Harsher punishments for repeat shoplifters may be on the way with Tennessee Supreme Court opinion

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TRI-CITIES, Tenn. (WJHL) – An opinion by the Tennessee Supreme Court aims to help retailers crackdown on repeat shoplifters.

The recent opinion comes from the State of Tennessee v. Abbie Leann Welch, where the Tennessee Supreme Court upheld a new concept of prosecuting repeat shoplifters for felony burglary, a class D felony.

District Attorney General Kenneth Baldwin said he alerted his prosecutors today that shoplifting cases that meets Class D felony requirements are treated as such.

Meanwhile, Lt. Kevin Peters of the Johnson City Police Department said shoplifting is a big problem for stores in the area.

“Since January the 1st of 2019, we’ve had 86 incidents where we’ve arrested subjects where we’ve charged them with both trespassing and shoplifting, which that tells us they’ve already been trespassed from that business once before,” said Lt. Peters. “Here in Johnson City, we are seeing this more and more.”

According to District Attorney General Kenneth Baldwin, these felony convictions would apply to repeat offenders banned from a particular retail outlet, complete with a signed document.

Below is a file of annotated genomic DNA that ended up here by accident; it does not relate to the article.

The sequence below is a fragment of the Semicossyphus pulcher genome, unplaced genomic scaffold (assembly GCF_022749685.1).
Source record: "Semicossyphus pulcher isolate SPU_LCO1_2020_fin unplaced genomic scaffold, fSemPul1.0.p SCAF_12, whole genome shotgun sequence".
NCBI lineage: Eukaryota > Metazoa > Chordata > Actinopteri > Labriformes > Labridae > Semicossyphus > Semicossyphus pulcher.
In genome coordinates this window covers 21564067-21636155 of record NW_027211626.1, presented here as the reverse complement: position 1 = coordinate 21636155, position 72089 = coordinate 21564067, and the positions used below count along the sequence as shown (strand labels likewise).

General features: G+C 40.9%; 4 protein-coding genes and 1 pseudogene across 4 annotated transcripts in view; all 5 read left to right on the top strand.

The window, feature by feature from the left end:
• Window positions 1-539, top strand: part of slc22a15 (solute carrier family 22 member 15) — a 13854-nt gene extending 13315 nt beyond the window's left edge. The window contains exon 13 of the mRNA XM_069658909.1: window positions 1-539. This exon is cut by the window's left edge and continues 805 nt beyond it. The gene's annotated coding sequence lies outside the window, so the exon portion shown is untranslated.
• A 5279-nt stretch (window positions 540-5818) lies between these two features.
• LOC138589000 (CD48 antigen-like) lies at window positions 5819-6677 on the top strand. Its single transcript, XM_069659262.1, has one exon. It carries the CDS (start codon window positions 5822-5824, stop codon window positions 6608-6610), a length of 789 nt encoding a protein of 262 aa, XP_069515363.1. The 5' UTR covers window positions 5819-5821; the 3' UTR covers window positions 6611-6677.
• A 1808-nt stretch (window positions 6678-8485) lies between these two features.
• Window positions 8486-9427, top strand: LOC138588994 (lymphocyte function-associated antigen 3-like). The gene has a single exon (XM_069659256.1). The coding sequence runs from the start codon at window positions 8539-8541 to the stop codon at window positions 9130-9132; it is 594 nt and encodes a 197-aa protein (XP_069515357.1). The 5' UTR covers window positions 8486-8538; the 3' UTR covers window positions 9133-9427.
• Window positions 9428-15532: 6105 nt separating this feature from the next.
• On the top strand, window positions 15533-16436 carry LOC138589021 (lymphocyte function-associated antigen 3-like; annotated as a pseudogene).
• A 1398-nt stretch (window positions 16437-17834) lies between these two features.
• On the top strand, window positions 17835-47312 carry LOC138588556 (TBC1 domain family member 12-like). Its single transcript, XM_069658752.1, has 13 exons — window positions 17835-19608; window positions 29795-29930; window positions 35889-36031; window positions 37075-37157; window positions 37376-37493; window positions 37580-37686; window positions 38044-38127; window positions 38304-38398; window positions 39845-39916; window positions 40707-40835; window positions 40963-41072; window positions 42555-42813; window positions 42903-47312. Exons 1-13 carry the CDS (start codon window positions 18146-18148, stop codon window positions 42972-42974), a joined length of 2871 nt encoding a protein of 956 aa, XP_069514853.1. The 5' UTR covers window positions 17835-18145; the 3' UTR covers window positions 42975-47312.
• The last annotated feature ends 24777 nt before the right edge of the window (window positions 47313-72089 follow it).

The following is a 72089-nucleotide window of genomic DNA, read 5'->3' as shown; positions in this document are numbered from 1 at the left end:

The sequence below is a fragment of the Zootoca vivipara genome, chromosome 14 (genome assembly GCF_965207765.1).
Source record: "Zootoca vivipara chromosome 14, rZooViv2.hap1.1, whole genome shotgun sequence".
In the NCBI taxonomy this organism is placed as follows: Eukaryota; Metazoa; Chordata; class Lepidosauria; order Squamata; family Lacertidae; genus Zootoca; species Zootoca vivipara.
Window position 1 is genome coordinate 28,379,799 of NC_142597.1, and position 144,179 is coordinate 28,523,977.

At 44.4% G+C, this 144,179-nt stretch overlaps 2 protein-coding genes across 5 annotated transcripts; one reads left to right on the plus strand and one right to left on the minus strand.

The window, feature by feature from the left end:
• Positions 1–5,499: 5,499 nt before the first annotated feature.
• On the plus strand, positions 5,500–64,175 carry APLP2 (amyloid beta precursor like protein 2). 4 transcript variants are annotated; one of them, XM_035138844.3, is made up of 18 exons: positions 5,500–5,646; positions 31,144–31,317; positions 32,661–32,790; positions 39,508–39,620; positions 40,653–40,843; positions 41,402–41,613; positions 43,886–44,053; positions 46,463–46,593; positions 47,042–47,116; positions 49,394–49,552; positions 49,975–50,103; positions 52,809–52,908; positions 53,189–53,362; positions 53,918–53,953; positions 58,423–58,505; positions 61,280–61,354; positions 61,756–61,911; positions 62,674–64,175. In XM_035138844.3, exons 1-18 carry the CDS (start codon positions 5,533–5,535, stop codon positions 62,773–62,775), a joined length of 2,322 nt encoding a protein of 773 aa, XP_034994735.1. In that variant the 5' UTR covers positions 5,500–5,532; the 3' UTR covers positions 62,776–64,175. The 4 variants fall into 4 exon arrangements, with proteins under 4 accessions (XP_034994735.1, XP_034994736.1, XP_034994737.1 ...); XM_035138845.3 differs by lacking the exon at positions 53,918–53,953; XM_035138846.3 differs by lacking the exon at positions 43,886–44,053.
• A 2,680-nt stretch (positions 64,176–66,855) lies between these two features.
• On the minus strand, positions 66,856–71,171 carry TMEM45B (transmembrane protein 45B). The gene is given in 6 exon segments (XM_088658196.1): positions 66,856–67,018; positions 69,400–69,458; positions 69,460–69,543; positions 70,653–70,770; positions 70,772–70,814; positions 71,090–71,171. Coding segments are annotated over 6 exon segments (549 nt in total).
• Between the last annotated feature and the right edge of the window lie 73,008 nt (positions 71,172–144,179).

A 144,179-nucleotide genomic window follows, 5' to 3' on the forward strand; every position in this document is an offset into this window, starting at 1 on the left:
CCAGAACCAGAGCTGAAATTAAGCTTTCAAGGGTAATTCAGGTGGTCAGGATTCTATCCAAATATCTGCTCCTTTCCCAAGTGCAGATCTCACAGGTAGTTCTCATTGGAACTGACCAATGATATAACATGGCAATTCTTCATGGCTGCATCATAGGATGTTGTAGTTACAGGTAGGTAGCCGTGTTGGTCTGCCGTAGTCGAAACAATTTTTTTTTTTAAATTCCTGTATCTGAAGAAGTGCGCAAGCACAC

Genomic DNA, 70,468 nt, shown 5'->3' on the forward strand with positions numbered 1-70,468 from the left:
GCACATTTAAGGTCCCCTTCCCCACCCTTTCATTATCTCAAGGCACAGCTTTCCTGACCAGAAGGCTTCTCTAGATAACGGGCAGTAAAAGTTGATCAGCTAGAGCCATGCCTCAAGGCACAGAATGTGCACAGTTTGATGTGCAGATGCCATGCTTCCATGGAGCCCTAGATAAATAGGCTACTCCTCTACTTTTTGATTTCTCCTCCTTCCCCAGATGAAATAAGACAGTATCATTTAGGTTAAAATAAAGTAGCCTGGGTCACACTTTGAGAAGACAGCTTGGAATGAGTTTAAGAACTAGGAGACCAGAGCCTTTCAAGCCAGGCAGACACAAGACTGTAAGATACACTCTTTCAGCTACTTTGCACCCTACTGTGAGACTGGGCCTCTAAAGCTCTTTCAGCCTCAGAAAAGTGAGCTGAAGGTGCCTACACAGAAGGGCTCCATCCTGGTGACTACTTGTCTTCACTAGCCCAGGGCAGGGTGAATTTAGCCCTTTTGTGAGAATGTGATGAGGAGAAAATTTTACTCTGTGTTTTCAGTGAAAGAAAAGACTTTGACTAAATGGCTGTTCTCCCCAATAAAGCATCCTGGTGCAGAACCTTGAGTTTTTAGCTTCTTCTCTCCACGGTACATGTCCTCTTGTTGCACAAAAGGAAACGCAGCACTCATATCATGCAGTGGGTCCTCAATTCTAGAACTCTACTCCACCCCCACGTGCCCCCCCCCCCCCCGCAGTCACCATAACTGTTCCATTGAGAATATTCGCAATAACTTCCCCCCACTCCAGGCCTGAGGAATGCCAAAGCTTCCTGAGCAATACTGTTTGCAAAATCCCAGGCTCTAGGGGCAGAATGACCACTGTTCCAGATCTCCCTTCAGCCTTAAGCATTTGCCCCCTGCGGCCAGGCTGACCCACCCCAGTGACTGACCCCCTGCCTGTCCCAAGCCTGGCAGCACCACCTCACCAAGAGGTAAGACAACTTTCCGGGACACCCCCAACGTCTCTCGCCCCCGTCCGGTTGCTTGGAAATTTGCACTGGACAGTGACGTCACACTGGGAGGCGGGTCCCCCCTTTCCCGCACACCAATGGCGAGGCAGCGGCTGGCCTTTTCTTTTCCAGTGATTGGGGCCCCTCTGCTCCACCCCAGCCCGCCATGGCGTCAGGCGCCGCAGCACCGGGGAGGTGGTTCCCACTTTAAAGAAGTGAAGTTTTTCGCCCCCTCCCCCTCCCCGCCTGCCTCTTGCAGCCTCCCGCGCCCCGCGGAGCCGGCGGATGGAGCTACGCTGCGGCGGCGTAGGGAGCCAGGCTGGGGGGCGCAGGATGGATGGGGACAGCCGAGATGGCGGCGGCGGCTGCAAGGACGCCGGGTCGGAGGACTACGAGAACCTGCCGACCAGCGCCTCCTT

“[The] shoplifting I’m talking about are by in large not just what the public may have in mind as a shoplifter,” said Baldwin, “they have morphed into very desperate situations where the defendant engages in very violent activity.”

Baldwin points out one case in 2015, where a repeat offender was spotted shoplifting at the Walmart on West Market Street. She attempted to escape from authorities by driving into oncoming traffic and hit another car.

Baldwin and Lt. Peters agree many of these cases have to do with drug activity.

“People are ordering certain things and they are sending people to go in and shoplift and then that merchandise is traded for drugs,” said Lt. Peters.

Baldwin said most of these repeat offenders will likely see a short jail sentence, along with probation and placement in an addiction program.

“We’ll have control over them for a longer period of time to try to address their drug addiction,” he said, “if we don’t do something to address their drug addiction, they’re going to keep doing these things.”

According to Baldwin, a Class D felony carries a punishment of two to four years in prison for those with none or one prior felony conviction.

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